Kalila and Dimna


Kalila wa-Dimna (Kalila and Dimna) is a widely circulated collection of Oriental fables of Indian origin, composed in Sanskrit possibly as early as the third century BC. The fables were translated into Arabic in the eighth century by the Persian Ibn al-Muqaffa’, a highly educated writer and influential courtier. To this day, al-Muqaffa’s translation is considered an unsurpassed masterpiece of Arabic artistic prose, and numerous translations into European and Oriental languages dating from the 10th to the 14th centuries derive from his version. Influences of al-Muqaffa’s translation also are apparent in such important Western literary works as La Fontaine’s Fables and Goethe’s Reinecke Fuchs. Kalila wa-Dimna is a kind of mirror for princes. Questions of social life and of princely wisdom are explained on the basis of stories taken from the animal kingdom. This well-known manuscript, produced in Egypt circa 1310, is probably the oldest of the four known Arabic Kalila wa-Dimna manuscripts from the 14th century. One of the relatively few Arabic texts to be illustrated, it contains 73 miniatures, which have a high artistic quality and are thus an important monument of Arabic book decoration.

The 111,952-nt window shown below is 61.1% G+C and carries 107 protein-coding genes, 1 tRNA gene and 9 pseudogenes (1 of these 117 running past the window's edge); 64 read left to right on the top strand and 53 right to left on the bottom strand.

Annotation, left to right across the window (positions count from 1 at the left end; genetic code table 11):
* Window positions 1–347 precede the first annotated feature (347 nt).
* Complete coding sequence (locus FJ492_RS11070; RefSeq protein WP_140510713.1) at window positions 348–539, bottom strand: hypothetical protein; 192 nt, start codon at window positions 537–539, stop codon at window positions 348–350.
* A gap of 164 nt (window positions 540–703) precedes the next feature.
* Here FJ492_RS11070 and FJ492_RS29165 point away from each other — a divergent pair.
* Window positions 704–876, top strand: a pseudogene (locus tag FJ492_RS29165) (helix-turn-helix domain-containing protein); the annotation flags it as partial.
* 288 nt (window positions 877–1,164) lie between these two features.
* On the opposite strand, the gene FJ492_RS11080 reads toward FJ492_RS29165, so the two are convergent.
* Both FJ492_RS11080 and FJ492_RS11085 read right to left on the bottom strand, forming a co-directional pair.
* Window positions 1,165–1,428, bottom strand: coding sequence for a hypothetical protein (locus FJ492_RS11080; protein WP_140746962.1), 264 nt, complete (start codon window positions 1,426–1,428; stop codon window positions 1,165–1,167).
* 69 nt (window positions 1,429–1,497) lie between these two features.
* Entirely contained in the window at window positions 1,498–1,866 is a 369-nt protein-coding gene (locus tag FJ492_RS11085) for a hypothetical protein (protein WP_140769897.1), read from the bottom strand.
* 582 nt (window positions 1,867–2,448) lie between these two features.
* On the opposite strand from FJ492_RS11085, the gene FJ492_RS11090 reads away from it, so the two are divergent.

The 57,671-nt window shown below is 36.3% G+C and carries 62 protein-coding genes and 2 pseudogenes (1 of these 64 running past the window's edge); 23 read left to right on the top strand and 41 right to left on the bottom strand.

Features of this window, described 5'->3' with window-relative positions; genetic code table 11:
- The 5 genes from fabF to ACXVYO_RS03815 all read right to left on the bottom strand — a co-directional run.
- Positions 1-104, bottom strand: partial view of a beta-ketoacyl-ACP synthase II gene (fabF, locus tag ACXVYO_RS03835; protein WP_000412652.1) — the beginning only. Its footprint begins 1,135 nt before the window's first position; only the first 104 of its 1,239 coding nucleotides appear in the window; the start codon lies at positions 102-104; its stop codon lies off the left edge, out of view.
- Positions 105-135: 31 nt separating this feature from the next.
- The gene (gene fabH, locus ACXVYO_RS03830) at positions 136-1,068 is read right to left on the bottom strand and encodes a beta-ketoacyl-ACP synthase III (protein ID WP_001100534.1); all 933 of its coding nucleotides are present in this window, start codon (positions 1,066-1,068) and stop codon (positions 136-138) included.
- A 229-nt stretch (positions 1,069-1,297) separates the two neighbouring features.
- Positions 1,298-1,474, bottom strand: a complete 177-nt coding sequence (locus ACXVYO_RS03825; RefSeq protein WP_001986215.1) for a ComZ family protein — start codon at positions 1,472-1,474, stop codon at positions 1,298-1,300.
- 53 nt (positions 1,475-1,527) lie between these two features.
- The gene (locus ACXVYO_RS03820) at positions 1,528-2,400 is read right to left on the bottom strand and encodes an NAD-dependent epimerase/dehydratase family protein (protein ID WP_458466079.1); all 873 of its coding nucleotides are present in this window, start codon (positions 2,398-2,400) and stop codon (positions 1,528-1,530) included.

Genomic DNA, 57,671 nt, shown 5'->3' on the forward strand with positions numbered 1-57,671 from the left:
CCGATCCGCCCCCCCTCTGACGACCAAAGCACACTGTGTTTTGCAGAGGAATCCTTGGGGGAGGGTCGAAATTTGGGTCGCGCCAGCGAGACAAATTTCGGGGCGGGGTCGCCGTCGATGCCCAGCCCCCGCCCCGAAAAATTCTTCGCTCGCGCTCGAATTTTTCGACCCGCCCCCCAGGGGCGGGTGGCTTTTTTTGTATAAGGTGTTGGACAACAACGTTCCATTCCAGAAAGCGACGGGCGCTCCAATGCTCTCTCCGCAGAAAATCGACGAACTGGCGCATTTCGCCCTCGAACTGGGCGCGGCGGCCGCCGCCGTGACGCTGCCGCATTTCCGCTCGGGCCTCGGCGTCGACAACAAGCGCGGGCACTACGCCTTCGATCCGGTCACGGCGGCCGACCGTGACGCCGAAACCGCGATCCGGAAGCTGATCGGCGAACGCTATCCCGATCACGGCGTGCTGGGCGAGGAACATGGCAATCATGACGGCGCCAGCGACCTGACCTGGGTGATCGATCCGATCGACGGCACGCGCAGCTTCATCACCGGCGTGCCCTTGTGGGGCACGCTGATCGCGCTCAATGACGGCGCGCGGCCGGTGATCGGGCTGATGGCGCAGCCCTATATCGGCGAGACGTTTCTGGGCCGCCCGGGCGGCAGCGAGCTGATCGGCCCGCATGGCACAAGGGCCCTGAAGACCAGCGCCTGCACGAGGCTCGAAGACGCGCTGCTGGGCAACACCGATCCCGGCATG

Last updated: October 16, 2012